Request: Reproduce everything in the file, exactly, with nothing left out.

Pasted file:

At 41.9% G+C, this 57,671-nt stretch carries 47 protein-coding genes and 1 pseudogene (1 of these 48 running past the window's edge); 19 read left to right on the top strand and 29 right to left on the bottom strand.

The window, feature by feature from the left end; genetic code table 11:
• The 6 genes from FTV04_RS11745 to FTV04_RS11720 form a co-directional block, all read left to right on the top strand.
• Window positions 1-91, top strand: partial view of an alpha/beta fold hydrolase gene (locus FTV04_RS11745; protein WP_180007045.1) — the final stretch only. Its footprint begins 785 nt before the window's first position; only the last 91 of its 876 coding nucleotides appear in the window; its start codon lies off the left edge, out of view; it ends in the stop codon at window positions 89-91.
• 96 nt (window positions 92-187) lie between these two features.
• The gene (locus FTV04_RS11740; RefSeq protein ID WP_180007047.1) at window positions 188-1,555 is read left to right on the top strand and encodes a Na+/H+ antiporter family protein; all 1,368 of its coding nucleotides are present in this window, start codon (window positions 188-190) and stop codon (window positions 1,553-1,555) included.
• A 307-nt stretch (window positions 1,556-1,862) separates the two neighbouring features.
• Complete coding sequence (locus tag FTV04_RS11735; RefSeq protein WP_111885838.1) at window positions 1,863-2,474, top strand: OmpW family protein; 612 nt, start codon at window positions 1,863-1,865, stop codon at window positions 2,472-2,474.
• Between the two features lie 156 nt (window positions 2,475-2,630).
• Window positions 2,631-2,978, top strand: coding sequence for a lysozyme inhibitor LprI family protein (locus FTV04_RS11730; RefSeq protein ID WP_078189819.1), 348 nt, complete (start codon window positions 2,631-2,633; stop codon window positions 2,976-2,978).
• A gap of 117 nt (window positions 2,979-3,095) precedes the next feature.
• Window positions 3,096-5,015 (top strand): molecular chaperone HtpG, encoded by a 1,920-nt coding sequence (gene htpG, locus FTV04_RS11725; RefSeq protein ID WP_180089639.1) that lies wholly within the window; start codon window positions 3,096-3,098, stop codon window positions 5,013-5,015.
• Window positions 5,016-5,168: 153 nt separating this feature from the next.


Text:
At 41.9% G+C, this 57,671-nt stretch carries 47 protein-coding genes and 1 pseudogene (1 of these 48 running past the window's edge); 19 read left to right on the top strand and 29 right to left on the bottom strand.

The window, feature by feature from the left end; genetic code table 11:
• The 6 genes from FTV04_RS11745 to FTV04_RS11720 form a co-directional block, all read left to right on the top strand.
• Window positions 1-91, top strand: partial view of an alpha/beta fold hydrolase gene (locus FTV04_RS11745; protein WP_180007045.1) — the final stretch only. Its footprint begins 785 nt before the window's first position; only the last 91 of its 876 coding nucleotides appear in the window; its start codon lies off the left edge, out of view; it ends in the stop codon at window positions 89-91.
• 96 nt (window positions 92-187) lie between these two features.
• The gene (locus FTV04_RS11740; RefSeq protein ID WP_180007047.1) at window positions 188-1,555 is read left to right on the top strand and encodes a Na+/H+ antiporter family protein; all 1,368 of its coding nucleotides are present in this window, start codon (window positions 188-190) and stop codon (window positions 1,553-1,555) included.
• A 307-nt stretch (window positions 1,556-1,862) separates the two neighbouring features.
• Complete coding sequence (locus tag FTV04_RS11735; RefSeq protein WP_111885838.1) at window positions 1,863-2,474, top strand: OmpW family protein; 612 nt, start codon at window positions 1,863-1,865, stop codon at window positions 2,472-2,474.
• Between the two features lie 156 nt (window positions 2,475-2,630).
• Window positions 2,631-2,978, top strand: coding sequence for a lysozyme inhibitor LprI family protein (locus FTV04_RS11730; RefSeq protein ID WP_078189819.1), 348 nt, complete (start codon window positions 2,631-2,633; stop codon window positions 2,976-2,978).
• A gap of 117 nt (window positions 2,979-3,095) precedes the next feature.
• Window positions 3,096-5,015 (top strand): molecular chaperone HtpG, encoded by a 1,920-nt coding sequence (gene htpG, locus FTV04_RS11725; RefSeq protein ID WP_180089639.1) that lies wholly within the window; start codon window positions 3,096-3,098, stop codon window positions 5,013-5,015.
• Window positions 5,016-5,168: 153 nt separating this feature from the next.